This is a partial transcript from "On the Record" with Greta Van Susteren, July 23, 2004 that has been edited for clarity.

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GRETA VAN SUSTEREN, HOST: Tonight we're live from Boston where crowds are building ahead of Monday's Democratic Convention, as police scramble to secure the city.

Joining us is Terry McAuliffe, Chairman of the DNC, nice to see you Terry.

TERRY MCAULIFF, DNC CHAIRMAN: Greta, great to be with you in Boston.

VAN SUSTEREN: All right, Terry. It's pretty clear you got all the Democrats are going to vote for John Kerry (search). How do you get the undecideds and how do you use the convention to get to the undecideds?

MCAULIFF: Well, we have four days here to talk about John Kerry's commitment, his service to our country and, most importantly, what he's going to do, his positive, optimistic vision for the future of this country. That's what we're going to do here for four days.

VAN SUSTEREN: But do you aim at your base or are you trying to get the undecideds? This is going to be a really close race.

MCAULIFF: Very close race. We're going to try and reach out to everybody. We want a message that is optimistic, get jobs created back in this country again. George Bush, as you know, lost three million jobs, 42.5 million Americans with no health insurance at all, under funding education by $9 billion, so we're going to address all those issues up here.

We're going to talk about John Kerry and John Edwards (search) what they have done with their lives, so everybody has a full understanding, the introduction of the two of them but, most importantly, what their vision is and how we're going to get this country moving again and a foreign policy working with our allies based upon mutual respect. That's going to be the convention, stronger at home and respected in the world.

VAN SUSTEREN: All right. Tell me the mechanics.

MCAULIFF: Sure.

VAN SUSTEREN: The DNC and you have Senator Kerry's campaign, who actually decides who's speaking and who's speaking what night? Is that the DNC or is that the senator?

MCAULIFF: Well, the senator decides ultimately who speaks what night in the campaign. We work very collaboratively together obviously in all the mechanics and putting it together.

The Democratic National Convention Committee has been responsible, has been up here for 18 months getting the hotels, the credentials and all the issues that go around it but this is Senator Kerry's, this is his time. This is...

VAN SUSTEREN: So, he tells you who's speaking. You don't tell him who's speaking.

MCAULIFF: Oh, no. This is his convention. He's the nominee of the Democratic Party.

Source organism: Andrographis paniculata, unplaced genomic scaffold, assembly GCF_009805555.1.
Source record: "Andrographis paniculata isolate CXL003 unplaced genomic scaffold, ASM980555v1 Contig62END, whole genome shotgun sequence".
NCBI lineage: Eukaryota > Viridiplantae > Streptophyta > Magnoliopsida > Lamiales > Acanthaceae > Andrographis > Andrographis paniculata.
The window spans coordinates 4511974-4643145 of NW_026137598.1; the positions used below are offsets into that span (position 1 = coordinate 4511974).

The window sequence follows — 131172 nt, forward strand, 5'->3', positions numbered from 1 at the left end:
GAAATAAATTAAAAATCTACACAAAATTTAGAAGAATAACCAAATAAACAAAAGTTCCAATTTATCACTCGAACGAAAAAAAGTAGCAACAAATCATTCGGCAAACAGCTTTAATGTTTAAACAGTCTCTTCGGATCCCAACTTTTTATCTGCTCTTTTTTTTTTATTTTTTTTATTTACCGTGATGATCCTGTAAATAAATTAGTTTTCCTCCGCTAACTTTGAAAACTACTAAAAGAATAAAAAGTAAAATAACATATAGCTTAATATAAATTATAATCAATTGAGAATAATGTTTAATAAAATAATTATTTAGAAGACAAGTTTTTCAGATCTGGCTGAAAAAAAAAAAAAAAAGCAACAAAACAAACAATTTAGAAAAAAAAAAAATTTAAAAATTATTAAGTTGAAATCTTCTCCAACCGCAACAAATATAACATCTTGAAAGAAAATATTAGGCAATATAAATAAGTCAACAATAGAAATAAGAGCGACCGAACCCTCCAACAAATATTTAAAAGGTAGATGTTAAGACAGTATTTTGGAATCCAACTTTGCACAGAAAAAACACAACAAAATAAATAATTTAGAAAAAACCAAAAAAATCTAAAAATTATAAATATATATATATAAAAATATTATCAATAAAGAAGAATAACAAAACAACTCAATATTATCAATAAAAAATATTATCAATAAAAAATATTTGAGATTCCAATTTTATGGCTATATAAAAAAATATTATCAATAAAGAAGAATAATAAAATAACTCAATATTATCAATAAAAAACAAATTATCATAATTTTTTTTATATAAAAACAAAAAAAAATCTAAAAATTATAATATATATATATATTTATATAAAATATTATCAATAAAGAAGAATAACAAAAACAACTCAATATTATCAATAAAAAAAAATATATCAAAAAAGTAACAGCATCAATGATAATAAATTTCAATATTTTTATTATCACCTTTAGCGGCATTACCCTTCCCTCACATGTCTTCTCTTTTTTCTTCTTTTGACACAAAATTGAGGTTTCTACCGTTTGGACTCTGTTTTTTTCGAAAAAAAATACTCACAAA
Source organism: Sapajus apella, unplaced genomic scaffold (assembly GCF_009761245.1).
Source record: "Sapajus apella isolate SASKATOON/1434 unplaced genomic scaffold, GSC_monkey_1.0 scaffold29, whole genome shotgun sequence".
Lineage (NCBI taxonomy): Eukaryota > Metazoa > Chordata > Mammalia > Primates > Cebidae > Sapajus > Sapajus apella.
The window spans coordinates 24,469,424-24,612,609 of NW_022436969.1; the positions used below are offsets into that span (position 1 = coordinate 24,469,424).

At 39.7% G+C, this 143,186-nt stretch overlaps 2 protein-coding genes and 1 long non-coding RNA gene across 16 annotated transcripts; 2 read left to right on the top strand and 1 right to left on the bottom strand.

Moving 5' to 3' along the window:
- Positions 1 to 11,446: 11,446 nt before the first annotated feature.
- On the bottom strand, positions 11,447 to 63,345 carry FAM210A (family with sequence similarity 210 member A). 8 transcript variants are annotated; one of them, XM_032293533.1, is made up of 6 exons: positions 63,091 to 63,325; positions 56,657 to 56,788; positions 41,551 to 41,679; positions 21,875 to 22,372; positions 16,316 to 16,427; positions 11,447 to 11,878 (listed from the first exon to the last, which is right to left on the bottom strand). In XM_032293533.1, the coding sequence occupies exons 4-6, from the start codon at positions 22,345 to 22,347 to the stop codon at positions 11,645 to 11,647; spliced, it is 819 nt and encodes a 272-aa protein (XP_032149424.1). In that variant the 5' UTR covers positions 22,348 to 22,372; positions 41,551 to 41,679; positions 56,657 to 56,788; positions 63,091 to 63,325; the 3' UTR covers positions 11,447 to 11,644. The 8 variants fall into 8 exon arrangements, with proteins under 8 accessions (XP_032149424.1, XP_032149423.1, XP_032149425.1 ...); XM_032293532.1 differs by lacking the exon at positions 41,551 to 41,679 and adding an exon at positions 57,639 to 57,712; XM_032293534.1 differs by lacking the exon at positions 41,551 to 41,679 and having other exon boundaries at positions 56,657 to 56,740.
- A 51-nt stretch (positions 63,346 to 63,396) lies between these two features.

VAN SUSTEREN: Do you actually sit down with him and plan it or do you sit down with his staff?

MCAULIFF: The staffs have been meeting now for months to determine speaking and obviously there are people in the party who want to speak. We work this out together.

VAN SUSTEREN: And how many people do you expect to be in the city?

MCAULIFF: Thirty-five thousand.

VAN SUSTEREN: Extra, extra, beyond what they already have.

MCAULIFF: Yes, we'll have 35,000 people who will come into Boston. They've started to arrive today. Tomorrow many more will come and by Sunday everybody will be here.

VAN SUSTEREN: All right. People have a little, you know, sensitivity to the issue of terrorism. In fact, I've seen — I've seen a German Shepherd, a Springer Spaniel and a Labrador go through my hotel already.

MCAULIFF: Yes.

VAN SUSTEREN: Are you hearing anything about security and are you coordinating with the security people, with law enforcement?

MCAULIFF: Right. There are 100 different law enforcement agencies that have been working up here literally for the last 18 months working with us. They have assured us. We talk to them on a daily basis. We've been meeting with them for 18 months.

It's going to be a 100 percent safe and secure convention. You're here in this beautiful hotel. You have many governors and senators who are staying in this hotel.

VAN SUSTEREN: That might make it more dangerous.

MCAULIFF: Well, you know, it's going to be safe. We're going to have a great time but, as I say, it's 100 different law enforcement agencies involved in this. The city is 100 percent secure. People are excited. You know we're raring to go.

We've been working on this for the last three and a half years to get ready for this convention. We're coming into this convention the best shape this party's ever been in. We're more unified, energized than we've ever been before. It's an exciting time for Democrats.

VAN SUSTEREN: All right. You're speaking first. Have you written your comments yet?

MCAULIFF: I have. My speech is written.

VAN SUSTEREN: How long?

MCAULIFF: I'll be about ten minutes. I speak about 7:45 on Monday night.

VAN SUSTEREN: Have you practiced?

MCAULIFF: I've looked at the speech several times. They change as it gets closer but I'm ready to go.

VAN SUSTEREN: All right. Well, we'll all be watching, Terry.

MCAULIFF: You bet.

VAN SUSTEREN: Thanks for joining us.

MCAULIFF: Thanks, Greta.

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